Anyone tired of the hassles of grocery shopping? The concept is anything but new. A few years ago, a number of companies sought to solve the problem of grocery shopping by opening up an online grocery store that would deliver groceries straight to the customer’s home. Webvan went belly-up, while SuperValu stopped their deliveries, claiming that their customers preferred to get their groceries at the store.
Some grocers like Safeway and Peapod still offer an internet-based delivery service. Fresh Direct and AmazonFresh are also among the online grocery delivery services available, but these two aren’t affiliated with any physical storefront. These companies charge a delivery fee on top of the cost of the groceries.
Now, Walmart is testing the waters with Walmart to Go. The supermarket giant began pilot tests in San Jose, CA. Consumers can order their groceries online and have them delivered the next day. Walmart will pack the groceries in totes and ship them in a temperature controlled truck, which they own. Delivery charges start at $5.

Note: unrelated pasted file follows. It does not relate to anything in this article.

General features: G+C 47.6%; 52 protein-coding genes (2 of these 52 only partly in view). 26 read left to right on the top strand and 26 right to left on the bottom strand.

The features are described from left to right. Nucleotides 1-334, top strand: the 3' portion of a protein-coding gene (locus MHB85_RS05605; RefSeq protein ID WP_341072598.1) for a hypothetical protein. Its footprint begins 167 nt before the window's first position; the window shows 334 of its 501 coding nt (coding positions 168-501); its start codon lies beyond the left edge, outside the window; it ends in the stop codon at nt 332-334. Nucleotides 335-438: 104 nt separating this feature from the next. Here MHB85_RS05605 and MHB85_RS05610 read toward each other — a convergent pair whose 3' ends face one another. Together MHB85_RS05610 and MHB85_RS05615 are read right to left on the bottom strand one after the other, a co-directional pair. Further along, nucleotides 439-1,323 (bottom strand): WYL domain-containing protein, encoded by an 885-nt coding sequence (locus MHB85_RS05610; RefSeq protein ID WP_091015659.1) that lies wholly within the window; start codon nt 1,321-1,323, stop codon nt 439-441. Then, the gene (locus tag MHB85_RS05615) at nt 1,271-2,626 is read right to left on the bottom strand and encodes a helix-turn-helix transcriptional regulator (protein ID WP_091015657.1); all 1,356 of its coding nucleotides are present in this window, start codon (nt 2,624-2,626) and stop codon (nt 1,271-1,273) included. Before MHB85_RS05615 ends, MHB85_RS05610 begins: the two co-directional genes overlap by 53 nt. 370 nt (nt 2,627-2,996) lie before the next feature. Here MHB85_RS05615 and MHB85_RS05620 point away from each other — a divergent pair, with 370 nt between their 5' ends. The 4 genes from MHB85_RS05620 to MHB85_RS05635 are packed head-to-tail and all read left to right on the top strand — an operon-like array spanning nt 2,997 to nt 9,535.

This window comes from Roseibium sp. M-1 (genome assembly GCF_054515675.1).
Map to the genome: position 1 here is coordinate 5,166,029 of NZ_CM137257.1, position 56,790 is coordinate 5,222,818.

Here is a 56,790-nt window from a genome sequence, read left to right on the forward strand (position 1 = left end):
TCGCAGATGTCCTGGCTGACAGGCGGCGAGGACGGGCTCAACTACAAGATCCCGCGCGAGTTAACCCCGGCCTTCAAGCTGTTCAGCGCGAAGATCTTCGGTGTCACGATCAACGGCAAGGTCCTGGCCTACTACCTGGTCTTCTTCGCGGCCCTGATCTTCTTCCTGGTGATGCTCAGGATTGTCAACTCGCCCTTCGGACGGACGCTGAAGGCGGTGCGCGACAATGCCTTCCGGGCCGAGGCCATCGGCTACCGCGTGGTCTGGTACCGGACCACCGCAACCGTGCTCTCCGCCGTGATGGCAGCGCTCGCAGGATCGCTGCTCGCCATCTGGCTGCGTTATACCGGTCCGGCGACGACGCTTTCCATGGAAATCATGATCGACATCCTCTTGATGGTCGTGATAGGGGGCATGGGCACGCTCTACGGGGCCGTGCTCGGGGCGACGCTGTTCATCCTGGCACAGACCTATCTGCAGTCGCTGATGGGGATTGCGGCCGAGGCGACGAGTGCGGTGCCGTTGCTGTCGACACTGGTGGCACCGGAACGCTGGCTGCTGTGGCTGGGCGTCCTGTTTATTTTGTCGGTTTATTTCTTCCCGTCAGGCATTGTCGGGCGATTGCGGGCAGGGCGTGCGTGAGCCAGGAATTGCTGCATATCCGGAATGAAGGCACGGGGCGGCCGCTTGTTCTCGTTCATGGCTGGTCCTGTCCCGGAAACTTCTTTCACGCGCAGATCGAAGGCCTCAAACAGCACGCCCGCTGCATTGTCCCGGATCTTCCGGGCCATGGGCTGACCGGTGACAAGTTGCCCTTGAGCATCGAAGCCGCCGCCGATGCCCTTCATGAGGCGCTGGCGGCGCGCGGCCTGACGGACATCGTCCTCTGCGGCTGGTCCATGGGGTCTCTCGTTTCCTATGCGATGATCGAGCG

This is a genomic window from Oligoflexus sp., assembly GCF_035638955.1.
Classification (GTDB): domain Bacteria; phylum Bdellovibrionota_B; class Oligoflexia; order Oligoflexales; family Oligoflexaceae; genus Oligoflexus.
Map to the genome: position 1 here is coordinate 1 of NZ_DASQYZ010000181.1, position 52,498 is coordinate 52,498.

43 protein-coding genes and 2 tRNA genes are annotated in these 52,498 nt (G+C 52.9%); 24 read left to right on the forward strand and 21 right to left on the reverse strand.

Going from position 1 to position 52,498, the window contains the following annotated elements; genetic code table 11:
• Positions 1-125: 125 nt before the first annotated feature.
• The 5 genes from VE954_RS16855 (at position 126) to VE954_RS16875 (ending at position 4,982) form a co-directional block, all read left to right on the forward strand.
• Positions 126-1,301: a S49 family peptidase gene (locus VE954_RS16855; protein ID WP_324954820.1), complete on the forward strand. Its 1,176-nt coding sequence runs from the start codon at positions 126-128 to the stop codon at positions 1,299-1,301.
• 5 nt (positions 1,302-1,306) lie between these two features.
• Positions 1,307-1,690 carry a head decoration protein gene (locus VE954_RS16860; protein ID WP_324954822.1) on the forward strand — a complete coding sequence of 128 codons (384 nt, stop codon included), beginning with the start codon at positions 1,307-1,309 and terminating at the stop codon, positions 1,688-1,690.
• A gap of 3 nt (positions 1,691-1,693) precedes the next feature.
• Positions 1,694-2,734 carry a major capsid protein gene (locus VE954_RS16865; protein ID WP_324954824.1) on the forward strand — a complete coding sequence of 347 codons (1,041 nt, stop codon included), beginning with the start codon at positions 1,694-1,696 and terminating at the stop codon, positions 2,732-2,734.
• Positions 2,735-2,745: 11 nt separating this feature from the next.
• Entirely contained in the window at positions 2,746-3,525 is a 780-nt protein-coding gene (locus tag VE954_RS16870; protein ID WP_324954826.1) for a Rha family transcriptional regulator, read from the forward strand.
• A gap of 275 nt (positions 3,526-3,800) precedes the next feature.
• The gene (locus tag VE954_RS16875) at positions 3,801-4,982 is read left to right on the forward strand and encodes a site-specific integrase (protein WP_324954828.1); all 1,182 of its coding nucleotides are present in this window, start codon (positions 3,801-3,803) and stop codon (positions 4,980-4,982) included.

At least for now, Walmart to Go leans toward prepackaged goods. Customers cannot order beef cut to specs, and produce cannot be ordered by the piece. Overall, the prices for the products being offered at Walmart to Go are considerably less when compared with other online grocery delivery centers, and the selection appears to be broader as well.
Craig Johnson, president of Customer Growth Partners, says the move makes sense. He warns, though that Walmart must still tackle some issues, like how to safely handle, package, and deliver prepared foods like sandwiches and ready-made entrees. Walmart must also decide how best to deliver groceries on a broader scale, should they decide to pursue grocery delivery beyond the test market.